An A to Z of Katharine Susannah Prichard: S is for the SOVIET UNION

KSP on a tour of the Soviet Union with other writers.

In April 1933, Katharine was asked to speak to a group of students at the University of Western Australia on the Soviet Union. Was it a worker’s paradise or a tyrannous state? Katharine, as a communist, insisted it was the former; the economics lecturer Edward Shann noted in objection that others held a different view and they should all have an open mind.

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An A to Z of Katharine Susannah Prichard: R is for RETALIATION

‘Should he continue in the wide field of literature he will assuredly become one of our first writers of romance,’ wrote Launceston’s Daily Telegraph, reviewing journalist Thomas Prichard’s novel, Retaliation: An Early Tale of Melbourne (1893). It was not to be. This is the only novel Prichard was to publish before his death by suicide in 1907; in addition to his journalism, the rest of his oeuvre is filled out with two known short stories in The Bulletin and two serial Christmas stories in newspapers, as well as poems and some works of non-fiction. Retaliation was published in a cheap paperback edition with a green cover and sold for a shilling. Trove, the combined catalogue of libraries across Australia, lists six copies held in Australia; there may be several more in libraries not listed, and a few in private hands, but essentially, Prichard’s novel and his literary career have been forgotten. Retaliation is a popular fiction of its day, and while competent and representative, is not especially memorable. It does, however, read as a fascinating document of its time, especially in relation to the work of Prichard’s famous daughter, Katharine Susannah.

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An A to Z of Katharine Susannah Prichard: Q is for… the QUINS of Tarella Station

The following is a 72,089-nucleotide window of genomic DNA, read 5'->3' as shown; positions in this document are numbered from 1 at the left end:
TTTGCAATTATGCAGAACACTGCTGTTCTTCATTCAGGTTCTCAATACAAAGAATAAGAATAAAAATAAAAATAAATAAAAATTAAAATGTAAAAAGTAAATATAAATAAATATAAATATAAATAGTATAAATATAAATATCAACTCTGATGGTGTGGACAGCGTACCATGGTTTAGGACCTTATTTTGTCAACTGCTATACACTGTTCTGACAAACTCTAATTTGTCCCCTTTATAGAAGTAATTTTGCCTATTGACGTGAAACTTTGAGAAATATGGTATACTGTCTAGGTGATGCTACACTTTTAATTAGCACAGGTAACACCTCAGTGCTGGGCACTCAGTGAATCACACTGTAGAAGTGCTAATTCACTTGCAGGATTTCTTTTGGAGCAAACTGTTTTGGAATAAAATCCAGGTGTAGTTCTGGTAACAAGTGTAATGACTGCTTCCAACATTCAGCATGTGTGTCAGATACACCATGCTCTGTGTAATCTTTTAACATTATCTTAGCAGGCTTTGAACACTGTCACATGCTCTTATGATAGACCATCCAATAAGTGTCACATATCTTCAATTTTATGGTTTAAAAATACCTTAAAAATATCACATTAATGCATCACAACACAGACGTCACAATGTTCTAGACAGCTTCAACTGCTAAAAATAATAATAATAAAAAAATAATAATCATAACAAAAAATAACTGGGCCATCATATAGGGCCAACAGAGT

In May 1905, at the age of twenty-one, Katharine Susannah Prichard set out to work for six months as a governess for the Quin family at the Tarella Station in far-western New South Wales. It was a critical season in Katharine’s life. She fell in love for the first time with a man she calls “Red Beard,” real name Alfred Quin. Years later, some people were perplexed by Katharine marrying Hugo Throssell, an outdoorsman who cared about horses rather than books. But with his physicality and love of horses, Alfred Quin was the prototype for Hugo and showed the sort of man she was often drawn to.

Although she makes only a veiled reference to it, she would have spent time with his sister, Tarella Quin, who was just emerging as a children’s author. It was also the longest she ever spent in the back-country which would inspire so much of her work.

Katharine wrote about her time at Tarella in a serial called “A City Girl in Central Australia,” which ran for six episodes in The New Idea in 1906 (not the same publication as the women’s magazine still published today). “City Girl” is a curious blend of autobiography and fiction. A spirited young woman named “Kit” (one of Katharine’s nicknames) writes letters home to “Ma-Mie,” detailing her observations of station life and her misbegotten romance with Billy Northwest.

I managed to find this photo of the Quins in a booklet written about Tarella Quin by some antiquarian Australiana booksellers. Redbeard does look rather debonair. And Tarella suitably writerly. Bill Holloway has written about her on his blog…/tarella…/. You can read about Katharine’s stay with the Quins in chapter 5 of The Red Witch, ‘Outback’.

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An A to Z of Katharine Susannah Prichard: P is for… the PREUX CHEVALIER

Perhaps the biggest breakthrough in my detective work for The Red Witch was my discovery of the likely identity of ‘the Preux Chevalier’ (pictured). It’s the pseudonym Katharine gives a man in her autobiography who had a critical role in her life. He was a friend of her parents who started secretly meeting Katharine in her twenties just before her father died. She learned a lot from him about politics, journalism and culture but he grew more and more obsessive about her. He gave up his job and moved his whole family – including five daughters – to London when she moved there. He made her promise she would never marry, threatening to kill himself. Such was his shadow over her life that she felt compelled to write about it in her autobiography, but his daughters were still alive so she wouldn’t reveal his name.